A while back I was working on a Where’s Waldo puzzle with my daughter when my mind began to drift to where it so often drifts.
Gazing at the strange assortment of people in the puzzle made me think of disc golf. It’s amazing what you can find when walking through a crowded course on a Friday afternoon, or perusing disc golf handles on social media.
I’d rather be hit by a Bullet than a Boss. I mean, I’d rather not get hit at all, but if I had to choose, I’d go with the Bullet.
Of course, the odds of being struck by an original Bullet, made by Destiny/Dynamic in the 1980s, are close to zero, because you just won’t find them on a disc golf course. The Bullet was not approved by the PDGA’s Technical Standards Committee.
Although, as Joe Feidt wrote, the Bullet “was one smokin’ hot golf disc” in its day, the movers and shakers of disc golf deemed it too small, too hard and oftentimes too heavy and ushered in safety standards that are still in place today.
Back in 2017, Paul McBeth dropped a sympathy bomb on social media. He was like, check me out. I’m only five and a half feet tall and I weigh less than a panda. I’ll never be the favorite in sports. I’m the OG underdog. Send me some love.
Of course, he didn’t say it quite like that, and he had just dropped out of the Green Mountain Championship due to an injury that was only going sideways. And so, his fans did send love.
Live sports are currently on pause due to the Covid-19 pandemic, leaving the $160 billion US sports industry in a tailspin. Only about half of all sporting events that were originally scheduled for 2020 will likely take place, per a new report.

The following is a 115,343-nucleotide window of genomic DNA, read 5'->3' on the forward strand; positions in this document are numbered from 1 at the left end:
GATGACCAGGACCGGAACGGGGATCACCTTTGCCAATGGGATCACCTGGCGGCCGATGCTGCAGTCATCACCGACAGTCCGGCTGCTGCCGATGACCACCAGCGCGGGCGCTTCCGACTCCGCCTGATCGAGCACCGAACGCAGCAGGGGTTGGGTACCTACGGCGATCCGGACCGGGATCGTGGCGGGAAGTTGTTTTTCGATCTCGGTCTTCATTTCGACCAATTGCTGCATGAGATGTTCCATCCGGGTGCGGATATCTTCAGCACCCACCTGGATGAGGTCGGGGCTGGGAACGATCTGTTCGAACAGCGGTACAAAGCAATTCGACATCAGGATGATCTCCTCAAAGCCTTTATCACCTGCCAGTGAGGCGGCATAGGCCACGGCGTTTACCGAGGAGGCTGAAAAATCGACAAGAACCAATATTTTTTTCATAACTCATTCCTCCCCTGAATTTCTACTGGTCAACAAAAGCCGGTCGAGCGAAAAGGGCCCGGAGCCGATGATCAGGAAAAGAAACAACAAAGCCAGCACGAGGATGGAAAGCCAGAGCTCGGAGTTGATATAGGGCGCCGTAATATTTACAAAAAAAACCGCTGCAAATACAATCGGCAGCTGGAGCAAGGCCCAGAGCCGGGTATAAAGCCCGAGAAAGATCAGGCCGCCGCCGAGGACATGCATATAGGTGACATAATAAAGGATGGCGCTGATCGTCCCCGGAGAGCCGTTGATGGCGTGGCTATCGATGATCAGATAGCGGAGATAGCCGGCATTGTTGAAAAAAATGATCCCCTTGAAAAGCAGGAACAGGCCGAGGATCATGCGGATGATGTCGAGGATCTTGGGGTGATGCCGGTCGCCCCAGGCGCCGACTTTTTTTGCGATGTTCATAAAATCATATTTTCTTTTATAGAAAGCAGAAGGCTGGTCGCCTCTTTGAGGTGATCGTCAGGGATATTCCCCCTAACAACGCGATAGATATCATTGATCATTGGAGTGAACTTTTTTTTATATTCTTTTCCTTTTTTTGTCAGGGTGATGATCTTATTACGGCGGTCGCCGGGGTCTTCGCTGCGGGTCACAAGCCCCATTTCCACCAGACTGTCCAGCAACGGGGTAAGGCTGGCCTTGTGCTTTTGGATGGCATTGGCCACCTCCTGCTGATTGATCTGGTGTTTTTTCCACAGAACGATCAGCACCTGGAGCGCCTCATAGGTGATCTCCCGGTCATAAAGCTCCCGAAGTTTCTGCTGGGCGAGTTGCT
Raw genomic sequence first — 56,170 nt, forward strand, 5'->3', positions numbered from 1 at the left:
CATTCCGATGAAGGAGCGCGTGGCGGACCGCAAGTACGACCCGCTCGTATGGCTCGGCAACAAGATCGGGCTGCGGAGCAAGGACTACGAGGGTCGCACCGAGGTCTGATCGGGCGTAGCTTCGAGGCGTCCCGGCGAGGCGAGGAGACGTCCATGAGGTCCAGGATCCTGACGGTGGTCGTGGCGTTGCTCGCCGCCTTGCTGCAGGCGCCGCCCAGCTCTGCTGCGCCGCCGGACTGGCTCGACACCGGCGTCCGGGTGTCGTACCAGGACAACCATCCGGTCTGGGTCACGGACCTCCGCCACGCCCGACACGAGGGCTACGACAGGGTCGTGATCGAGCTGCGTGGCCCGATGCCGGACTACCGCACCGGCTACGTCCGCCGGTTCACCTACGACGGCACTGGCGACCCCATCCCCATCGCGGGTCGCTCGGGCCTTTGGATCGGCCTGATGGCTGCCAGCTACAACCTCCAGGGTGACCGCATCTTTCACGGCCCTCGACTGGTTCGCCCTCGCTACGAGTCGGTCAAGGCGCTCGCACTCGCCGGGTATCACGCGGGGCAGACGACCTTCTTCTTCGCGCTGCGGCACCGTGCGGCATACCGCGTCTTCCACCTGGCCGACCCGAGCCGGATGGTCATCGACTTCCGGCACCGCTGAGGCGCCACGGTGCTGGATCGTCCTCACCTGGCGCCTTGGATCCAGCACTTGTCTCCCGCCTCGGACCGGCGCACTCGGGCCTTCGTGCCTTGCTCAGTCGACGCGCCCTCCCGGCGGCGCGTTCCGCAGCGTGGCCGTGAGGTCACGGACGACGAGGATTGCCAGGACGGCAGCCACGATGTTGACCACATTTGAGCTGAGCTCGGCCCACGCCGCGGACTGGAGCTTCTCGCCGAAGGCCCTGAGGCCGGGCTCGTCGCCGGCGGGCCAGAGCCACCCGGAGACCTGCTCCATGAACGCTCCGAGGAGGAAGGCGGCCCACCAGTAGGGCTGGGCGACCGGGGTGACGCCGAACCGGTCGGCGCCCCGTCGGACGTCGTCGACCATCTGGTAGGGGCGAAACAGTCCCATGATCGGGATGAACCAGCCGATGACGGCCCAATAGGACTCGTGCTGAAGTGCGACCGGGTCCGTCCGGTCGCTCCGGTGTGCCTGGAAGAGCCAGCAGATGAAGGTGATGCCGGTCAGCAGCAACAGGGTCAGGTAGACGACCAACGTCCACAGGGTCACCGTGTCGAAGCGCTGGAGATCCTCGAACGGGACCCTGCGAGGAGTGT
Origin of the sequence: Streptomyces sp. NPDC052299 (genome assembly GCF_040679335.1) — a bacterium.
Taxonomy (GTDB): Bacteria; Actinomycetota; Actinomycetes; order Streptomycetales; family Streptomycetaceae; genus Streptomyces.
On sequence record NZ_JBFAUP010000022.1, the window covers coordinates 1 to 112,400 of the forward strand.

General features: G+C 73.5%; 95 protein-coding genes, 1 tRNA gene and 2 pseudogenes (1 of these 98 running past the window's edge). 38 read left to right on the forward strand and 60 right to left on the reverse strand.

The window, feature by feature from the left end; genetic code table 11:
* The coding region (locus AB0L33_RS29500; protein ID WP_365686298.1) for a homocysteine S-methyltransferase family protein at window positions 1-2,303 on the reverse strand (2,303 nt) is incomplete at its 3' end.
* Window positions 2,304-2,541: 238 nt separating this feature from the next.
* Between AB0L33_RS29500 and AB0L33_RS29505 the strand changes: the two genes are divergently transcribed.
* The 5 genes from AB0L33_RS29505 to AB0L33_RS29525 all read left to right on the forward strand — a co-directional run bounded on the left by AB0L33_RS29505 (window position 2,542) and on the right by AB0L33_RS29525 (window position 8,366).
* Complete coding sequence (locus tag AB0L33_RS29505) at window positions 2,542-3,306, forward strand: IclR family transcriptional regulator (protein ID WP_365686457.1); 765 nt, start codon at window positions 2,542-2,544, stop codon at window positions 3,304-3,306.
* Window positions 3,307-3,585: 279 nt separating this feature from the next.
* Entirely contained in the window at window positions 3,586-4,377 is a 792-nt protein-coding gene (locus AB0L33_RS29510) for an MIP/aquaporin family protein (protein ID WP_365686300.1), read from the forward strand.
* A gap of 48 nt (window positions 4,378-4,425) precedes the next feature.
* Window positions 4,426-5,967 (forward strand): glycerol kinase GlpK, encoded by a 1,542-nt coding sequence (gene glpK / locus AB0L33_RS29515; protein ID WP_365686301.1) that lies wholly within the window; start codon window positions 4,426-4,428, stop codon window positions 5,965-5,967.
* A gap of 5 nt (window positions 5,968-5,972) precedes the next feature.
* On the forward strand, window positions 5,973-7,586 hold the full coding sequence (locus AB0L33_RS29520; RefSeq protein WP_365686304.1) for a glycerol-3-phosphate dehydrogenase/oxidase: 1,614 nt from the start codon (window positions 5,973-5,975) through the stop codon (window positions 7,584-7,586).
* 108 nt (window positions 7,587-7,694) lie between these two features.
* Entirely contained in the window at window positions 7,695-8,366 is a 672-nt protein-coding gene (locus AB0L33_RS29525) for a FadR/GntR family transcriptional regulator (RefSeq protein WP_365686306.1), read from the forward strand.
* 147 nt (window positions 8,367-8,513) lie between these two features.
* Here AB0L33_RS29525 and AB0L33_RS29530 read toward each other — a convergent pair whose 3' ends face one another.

While all sports will take a hit, some will weather the storm better than others. The esports industry, for instance, will probably do okay. The big stadium events are on hold, but gobs of gamers and fans are still nestled safely online.
“20 Questions” is a series of articles about the global culture and commerce of disc golf. The goal is to better understand the sport’s growth by comparing the scenes in diverse regions of the world.Continue reading “20 Questions – Denmark”→
When answering this question, most commentators point to the economics of sports and media. Sports grow when major media outlets pay attention to them. Increased media coverage attracts more participants and consumers, which entice even bigger media companies and corporate sponsors, which then foster stronger sport institutions. Continue reading “Disc Golf’s Two Paths Forward”→